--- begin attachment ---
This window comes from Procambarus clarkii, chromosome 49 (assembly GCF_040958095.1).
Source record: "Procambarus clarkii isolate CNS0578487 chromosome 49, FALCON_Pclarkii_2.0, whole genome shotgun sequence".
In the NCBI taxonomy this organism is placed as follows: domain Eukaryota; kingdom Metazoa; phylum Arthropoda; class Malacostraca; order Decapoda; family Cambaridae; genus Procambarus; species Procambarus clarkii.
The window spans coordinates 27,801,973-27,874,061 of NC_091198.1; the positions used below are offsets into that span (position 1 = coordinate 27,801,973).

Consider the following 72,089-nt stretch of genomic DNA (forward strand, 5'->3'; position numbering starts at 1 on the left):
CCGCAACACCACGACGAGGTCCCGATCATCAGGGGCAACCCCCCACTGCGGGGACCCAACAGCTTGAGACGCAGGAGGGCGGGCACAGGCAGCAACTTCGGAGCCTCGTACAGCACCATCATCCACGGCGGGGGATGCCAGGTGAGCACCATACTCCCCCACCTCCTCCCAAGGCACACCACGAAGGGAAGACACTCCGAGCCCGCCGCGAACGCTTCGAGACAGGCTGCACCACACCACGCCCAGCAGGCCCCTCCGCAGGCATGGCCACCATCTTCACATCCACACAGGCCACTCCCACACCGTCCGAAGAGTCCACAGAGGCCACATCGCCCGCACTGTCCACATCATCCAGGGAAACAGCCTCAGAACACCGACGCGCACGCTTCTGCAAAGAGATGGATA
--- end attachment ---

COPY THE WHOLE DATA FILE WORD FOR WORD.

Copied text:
This window comes from Procambarus clarkii, chromosome 49 (assembly GCF_040958095.1).
Source record: "Procambarus clarkii isolate CNS0578487 chromosome 49, FALCON_Pclarkii_2.0, whole genome shotgun sequence".
In the NCBI taxonomy this organism is placed as follows: domain Eukaryota; kingdom Metazoa; phylum Arthropoda; class Malacostraca; order Decapoda; family Cambaridae; genus Procambarus; species Procambarus clarkii.
The window spans coordinates 27,801,973-27,874,061 of NC_091198.1; the positions used below are offsets into that span (position 1 = coordinate 27,801,973).

Consider the following 72,089-nt stretch of genomic DNA (forward strand, 5'->3'; position numbering starts at 1 on the left):
CCGCAACACCACGACGAGGTCCCGATCATCAGGGGCAACCCCCCACTGCGGGGACCCAACAGCTTGAGACGCAGGAGGGCGGGCACAGGCAGCAACTTCGGAGCCTCGTACAGCACCATCATCCACGGCGGGGGATGCCAGGTGAGCACCATACTCCCCCACCTCCTCCCAAGGCACACCACGAAGGGAAGACACTCCGAGCCCGCCGCGAACGCTTCGAGACAGGCTGCACCACACCACGCCCAGCAGGCCCCTCCGCAGGCATGGCCACCATCTTCACATCCACACAGGCCACTCCCACACCGTCCGAAGAGTCCACAGAGGCCACATCGCCCGCACTGTCCACATCATCCAGGGAAACAGCCTCAGAACACCGACGCGCACGCTTCTGCAAAGAGATGGATA